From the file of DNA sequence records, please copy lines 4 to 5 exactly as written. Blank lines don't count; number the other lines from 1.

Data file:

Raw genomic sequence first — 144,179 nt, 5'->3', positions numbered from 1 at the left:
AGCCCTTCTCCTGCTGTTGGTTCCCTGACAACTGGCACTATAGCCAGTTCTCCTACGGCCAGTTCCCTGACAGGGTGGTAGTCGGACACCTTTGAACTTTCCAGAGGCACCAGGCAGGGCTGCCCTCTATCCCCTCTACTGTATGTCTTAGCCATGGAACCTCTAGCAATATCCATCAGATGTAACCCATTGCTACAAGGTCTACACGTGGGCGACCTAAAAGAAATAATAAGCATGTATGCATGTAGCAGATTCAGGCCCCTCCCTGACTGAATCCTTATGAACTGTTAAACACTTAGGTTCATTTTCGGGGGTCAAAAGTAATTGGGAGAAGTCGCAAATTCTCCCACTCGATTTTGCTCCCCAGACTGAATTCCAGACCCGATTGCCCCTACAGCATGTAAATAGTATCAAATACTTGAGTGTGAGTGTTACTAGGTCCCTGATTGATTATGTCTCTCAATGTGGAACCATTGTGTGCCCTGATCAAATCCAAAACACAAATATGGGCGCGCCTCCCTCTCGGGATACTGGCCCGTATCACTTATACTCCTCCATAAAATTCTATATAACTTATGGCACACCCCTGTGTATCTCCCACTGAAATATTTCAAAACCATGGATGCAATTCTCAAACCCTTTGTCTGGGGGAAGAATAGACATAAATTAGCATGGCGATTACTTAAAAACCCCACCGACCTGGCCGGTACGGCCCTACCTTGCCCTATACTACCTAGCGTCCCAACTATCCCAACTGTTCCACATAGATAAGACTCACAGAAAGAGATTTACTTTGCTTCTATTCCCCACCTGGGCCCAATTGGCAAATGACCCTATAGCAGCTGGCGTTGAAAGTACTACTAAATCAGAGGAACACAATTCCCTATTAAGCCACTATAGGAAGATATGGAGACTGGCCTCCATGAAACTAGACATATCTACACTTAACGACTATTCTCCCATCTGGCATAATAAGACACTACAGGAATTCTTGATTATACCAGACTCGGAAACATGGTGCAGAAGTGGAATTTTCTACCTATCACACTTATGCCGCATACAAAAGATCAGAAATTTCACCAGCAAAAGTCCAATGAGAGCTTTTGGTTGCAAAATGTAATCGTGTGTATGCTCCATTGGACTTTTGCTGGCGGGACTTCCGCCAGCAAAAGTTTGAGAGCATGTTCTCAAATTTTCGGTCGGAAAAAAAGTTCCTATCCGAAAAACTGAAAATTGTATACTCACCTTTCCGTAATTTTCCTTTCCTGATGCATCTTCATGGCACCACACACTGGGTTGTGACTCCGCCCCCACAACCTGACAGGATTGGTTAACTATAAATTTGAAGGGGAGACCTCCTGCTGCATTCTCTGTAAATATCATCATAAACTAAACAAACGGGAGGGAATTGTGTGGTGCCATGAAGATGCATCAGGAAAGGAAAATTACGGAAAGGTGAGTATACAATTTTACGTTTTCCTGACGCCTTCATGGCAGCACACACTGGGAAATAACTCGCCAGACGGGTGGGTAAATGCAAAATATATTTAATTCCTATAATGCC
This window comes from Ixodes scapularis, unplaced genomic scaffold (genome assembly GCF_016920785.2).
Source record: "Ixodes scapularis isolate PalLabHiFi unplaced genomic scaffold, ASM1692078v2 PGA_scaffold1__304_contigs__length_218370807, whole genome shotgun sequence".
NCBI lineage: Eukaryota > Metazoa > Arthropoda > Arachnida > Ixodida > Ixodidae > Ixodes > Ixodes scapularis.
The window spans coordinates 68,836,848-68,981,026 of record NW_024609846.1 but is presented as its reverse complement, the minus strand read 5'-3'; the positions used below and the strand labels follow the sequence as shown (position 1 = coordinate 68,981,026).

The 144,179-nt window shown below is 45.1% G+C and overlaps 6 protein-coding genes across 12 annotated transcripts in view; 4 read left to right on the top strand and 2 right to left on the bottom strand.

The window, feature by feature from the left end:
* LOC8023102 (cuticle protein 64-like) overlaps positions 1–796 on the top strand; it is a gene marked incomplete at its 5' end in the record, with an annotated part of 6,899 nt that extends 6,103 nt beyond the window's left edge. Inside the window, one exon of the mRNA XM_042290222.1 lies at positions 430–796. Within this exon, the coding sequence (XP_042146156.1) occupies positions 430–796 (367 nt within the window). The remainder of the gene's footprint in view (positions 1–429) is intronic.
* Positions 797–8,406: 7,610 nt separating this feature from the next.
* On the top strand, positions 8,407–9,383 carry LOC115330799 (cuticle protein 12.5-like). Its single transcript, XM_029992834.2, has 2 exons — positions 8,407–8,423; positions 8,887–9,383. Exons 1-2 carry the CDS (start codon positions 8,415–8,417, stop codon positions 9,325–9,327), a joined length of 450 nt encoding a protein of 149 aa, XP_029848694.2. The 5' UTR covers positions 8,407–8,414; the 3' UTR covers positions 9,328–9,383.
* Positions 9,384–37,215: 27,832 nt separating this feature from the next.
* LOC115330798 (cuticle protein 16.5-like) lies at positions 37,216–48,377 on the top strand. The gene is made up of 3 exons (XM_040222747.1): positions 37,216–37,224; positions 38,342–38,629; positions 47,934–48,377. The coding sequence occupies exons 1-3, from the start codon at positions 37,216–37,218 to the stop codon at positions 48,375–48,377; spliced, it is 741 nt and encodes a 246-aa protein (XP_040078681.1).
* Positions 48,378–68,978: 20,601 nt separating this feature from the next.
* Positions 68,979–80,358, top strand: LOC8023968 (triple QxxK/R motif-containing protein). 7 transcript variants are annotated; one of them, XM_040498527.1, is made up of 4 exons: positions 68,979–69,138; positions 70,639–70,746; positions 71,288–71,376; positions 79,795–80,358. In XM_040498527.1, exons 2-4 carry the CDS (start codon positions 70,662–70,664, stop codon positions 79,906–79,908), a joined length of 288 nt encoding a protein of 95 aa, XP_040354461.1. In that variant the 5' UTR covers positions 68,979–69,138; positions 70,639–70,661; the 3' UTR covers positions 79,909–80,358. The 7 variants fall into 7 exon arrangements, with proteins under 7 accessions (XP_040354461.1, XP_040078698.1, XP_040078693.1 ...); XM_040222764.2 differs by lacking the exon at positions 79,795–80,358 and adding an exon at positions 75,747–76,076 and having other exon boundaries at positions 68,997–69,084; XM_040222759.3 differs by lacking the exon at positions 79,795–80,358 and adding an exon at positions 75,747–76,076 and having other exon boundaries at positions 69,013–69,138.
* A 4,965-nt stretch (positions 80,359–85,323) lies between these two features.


Source record: "Ixodes scapularis isolate PalLabHiFi unplaced genomic scaffold, ASM1692078v2 PGA_scaffold1__304_contigs__length_218370807, whole genome shotgun sequence".
NCBI lineage: Eukaryota > Metazoa > Arthropoda > Arachnida > Ixodida > Ixodidae > Ixodes > Ixodes scapularis.